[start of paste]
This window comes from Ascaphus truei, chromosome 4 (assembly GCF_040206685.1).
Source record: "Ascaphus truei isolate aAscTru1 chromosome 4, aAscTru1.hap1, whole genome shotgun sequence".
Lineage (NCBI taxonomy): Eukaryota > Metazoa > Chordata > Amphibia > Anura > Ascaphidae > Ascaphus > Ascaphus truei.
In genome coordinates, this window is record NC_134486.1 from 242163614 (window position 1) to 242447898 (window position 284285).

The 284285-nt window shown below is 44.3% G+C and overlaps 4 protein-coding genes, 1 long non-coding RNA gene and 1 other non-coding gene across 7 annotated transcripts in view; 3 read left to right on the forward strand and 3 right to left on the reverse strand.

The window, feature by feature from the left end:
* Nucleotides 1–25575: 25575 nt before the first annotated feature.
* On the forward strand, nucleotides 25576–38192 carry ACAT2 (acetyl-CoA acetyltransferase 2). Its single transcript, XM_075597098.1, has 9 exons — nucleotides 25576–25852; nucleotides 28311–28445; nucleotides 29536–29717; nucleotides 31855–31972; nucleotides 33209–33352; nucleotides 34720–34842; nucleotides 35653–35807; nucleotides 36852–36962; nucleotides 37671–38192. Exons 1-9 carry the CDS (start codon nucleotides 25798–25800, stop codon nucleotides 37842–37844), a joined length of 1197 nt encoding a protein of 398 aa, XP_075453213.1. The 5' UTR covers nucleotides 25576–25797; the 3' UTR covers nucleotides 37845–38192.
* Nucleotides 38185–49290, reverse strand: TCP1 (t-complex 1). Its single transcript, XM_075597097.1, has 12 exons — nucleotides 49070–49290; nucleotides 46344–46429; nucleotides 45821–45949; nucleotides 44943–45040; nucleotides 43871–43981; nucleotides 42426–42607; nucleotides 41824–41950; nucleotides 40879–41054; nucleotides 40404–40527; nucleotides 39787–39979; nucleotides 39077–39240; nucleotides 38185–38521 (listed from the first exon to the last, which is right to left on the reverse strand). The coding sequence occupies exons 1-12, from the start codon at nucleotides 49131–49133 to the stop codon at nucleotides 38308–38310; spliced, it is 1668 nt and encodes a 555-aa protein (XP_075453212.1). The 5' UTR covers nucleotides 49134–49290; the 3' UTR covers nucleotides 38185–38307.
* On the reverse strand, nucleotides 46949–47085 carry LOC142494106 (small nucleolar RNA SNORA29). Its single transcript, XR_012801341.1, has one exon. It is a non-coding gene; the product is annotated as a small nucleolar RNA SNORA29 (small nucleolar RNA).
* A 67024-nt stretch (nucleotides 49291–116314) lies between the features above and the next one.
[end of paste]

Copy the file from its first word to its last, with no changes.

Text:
This window comes from Ascaphus truei, chromosome 4 (assembly GCF_040206685.1).
Source record: "Ascaphus truei isolate aAscTru1 chromosome 4, aAscTru1.hap1, whole genome shotgun sequence".
Lineage (NCBI taxonomy): Eukaryota > Metazoa > Chordata > Amphibia > Anura > Ascaphidae > Ascaphus > Ascaphus truei.
In genome coordinates, this window is record NC_134486.1 from 242163614 (window position 1) to 242447898 (window position 284285).

The 284285-nt window shown below is 44.3% G+C and overlaps 4 protein-coding genes, 1 long non-coding RNA gene and 1 other non-coding gene across 7 annotated transcripts in view; 3 read left to right on the forward strand and 3 right to left on the reverse strand.

The window, feature by feature from the left end:
* Nucleotides 1–25575: 25575 nt before the first annotated feature.
* On the forward strand, nucleotides 25576–38192 carry ACAT2 (acetyl-CoA acetyltransferase 2). Its single transcript, XM_075597098.1, has 9 exons — nucleotides 25576–25852; nucleotides 28311–28445; nucleotides 29536–29717; nucleotides 31855–31972; nucleotides 33209–33352; nucleotides 34720–34842; nucleotides 35653–35807; nucleotides 36852–36962; nucleotides 37671–38192. Exons 1-9 carry the CDS (start codon nucleotides 25798–25800, stop codon nucleotides 37842–37844), a joined length of 1197 nt encoding a protein of 398 aa, XP_075453213.1. The 5' UTR covers nucleotides 25576–25797; the 3' UTR covers nucleotides 37845–38192.
* Nucleotides 38185–49290, reverse strand: TCP1 (t-complex 1). Its single transcript, XM_075597097.1, has 12 exons — nucleotides 49070–49290; nucleotides 46344–46429; nucleotides 45821–45949; nucleotides 44943–45040; nucleotides 43871–43981; nucleotides 42426–42607; nucleotides 41824–41950; nucleotides 40879–41054; nucleotides 40404–40527; nucleotides 39787–39979; nucleotides 39077–39240; nucleotides 38185–38521 (listed from the first exon to the last, which is right to left on the reverse strand). The coding sequence occupies exons 1-12, from the start codon at nucleotides 49131–49133 to the stop codon at nucleotides 38308–38310; spliced, it is 1668 nt and encodes a 555-aa protein (XP_075453212.1). The 5' UTR covers nucleotides 49134–49290; the 3' UTR covers nucleotides 38185–38307.
* On the reverse strand, nucleotides 46949–47085 carry LOC142494106 (small nucleolar RNA SNORA29). Its single transcript, XR_012801341.1, has one exon. It is a non-coding gene; the product is annotated as a small nucleolar RNA SNORA29 (small nucleolar RNA).
* A 67024-nt stretch (nucleotides 49291–116314) lies between the features above and the next one.